Hans Hoffmann (EBU Technology & Innovation)
Between 2017 and 2019, the 5G-Xcast project did valuable work on exploring how emerging 5G technologies could be used in media contexts. The focus, however, was primarily on distribution use cases, so it was inevitable that some of the organizations involved started to consider how 5G could potentially support media production and content creation. Thus, the 5G-RECORDS project was born, funded, like 5G-Xcast, by the EU Horizon 2020 programme.
Driving 5G-RECORDS are some key questions: is live production in multi-camera environments possible using 5G? Can we equip a sports stadium for live production using 5G infrastructures? Can we develop higher efficiency in content creation workflows? Can we make it easier for creatives to generate content and tell stories?
As the answers to these questions would be predominantly of a technical nature, the project consortium decided that the best approach would be to define some fundamental use cases:
- Use case 1: live audio production
- Use case 2: multiple camera wireless studio
- Use case 3: live immersive media
Detailed information about these use cases (and the project as a whole) is available on the website: www.5g-records.eu
The 5G-RECORDS consortium came together in 2020. As with the 5G-Xcast project, the Polytechnic University of Valencia was instrumental in getting it off the ground. The EBU played a key role to ensure strong broadcaster representation, especially in light of the liquidation of the IRT research centre. Alongside the EBU itself, which is responsible for the technical management of the project, three Members are in the consortium: BBC (UK), Rai (Italy) and TV 2 (Denmark).
It is important for the EBU to have a hands-on role in projects like these, taking proactive steps to ensure the needs of public service media will be to the fore as the technology evolves. There are fundamental requirements in terms of workflows, quality and business aspects, as well as a need for standards, to ensure interoperability between equipment from different manufacturers. Without the participation of the EBU and its Members, there is a risk that closed proprietary solutions will dominate. Ultimately, it is about creating value for EBU Members.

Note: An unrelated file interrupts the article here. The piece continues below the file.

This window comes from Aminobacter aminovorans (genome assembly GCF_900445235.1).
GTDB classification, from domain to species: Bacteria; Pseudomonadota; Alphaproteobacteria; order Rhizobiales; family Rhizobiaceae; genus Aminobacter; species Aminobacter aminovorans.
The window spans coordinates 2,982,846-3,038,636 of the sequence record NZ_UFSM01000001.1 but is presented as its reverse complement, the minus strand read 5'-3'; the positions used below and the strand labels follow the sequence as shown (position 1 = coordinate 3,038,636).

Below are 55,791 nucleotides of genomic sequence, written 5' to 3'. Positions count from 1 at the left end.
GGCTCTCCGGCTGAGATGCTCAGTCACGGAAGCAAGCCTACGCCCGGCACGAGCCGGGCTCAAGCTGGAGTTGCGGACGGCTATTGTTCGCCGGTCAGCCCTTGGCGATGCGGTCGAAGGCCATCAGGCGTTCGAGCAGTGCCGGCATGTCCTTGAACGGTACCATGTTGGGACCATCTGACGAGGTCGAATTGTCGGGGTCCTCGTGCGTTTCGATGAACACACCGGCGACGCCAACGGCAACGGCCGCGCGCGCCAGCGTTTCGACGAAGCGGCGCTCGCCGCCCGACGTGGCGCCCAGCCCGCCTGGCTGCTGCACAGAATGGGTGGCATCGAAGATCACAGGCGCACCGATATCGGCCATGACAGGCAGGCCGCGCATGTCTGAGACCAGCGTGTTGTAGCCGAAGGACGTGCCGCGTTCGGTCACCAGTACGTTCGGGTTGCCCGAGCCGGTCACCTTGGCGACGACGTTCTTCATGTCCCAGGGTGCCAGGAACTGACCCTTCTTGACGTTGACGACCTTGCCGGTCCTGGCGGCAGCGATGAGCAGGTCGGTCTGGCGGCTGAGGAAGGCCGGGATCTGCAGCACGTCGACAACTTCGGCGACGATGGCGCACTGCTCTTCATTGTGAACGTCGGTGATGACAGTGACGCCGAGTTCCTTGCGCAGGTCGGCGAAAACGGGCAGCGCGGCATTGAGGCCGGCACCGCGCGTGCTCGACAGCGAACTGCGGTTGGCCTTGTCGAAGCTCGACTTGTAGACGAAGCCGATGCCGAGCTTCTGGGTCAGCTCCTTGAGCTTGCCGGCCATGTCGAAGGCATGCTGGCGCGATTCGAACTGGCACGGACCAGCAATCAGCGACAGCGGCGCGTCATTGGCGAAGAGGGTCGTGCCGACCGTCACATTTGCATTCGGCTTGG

There are several innovative aspects to this project, not least of which is the work on orchestration, being led by BBC. The goal here is that any piece of production equipment being connected to a suitably provisioned 5G network would be automatically recognized and could self-configure thanks to the orchestration layer. With the use of templates for different kinds of events, production could start quickly.
Another deeply innovative element of the project relates to the need to bridge the worlds of 5G networks and IP-enabled broadcast facilities. To do this, a media gateway is needed, and the EBU Technology & Innovation team is leading the work on a prototype whose architecture is based on microservices. The work encompasses both hardware and software.
By doing this proof of concept, the aim is to gather knowledge that can be fed into standards. For example, with timing being such an important factor in live media production, how well will PTP (precision time protocol) perform over 5G networks?
With reduced technical resources and R&D capacity at most Members, EBU involvement in projects like this is more important than ever. From the technical project manager Paola Sunna to several other staff members who are actively contributing to 5G-RECORDS, the T&I department is making sure public broadcasters will benefit from innovative new ways to tell stories in the years ahead.
This article was first published in issue 49 of tech-i magazine.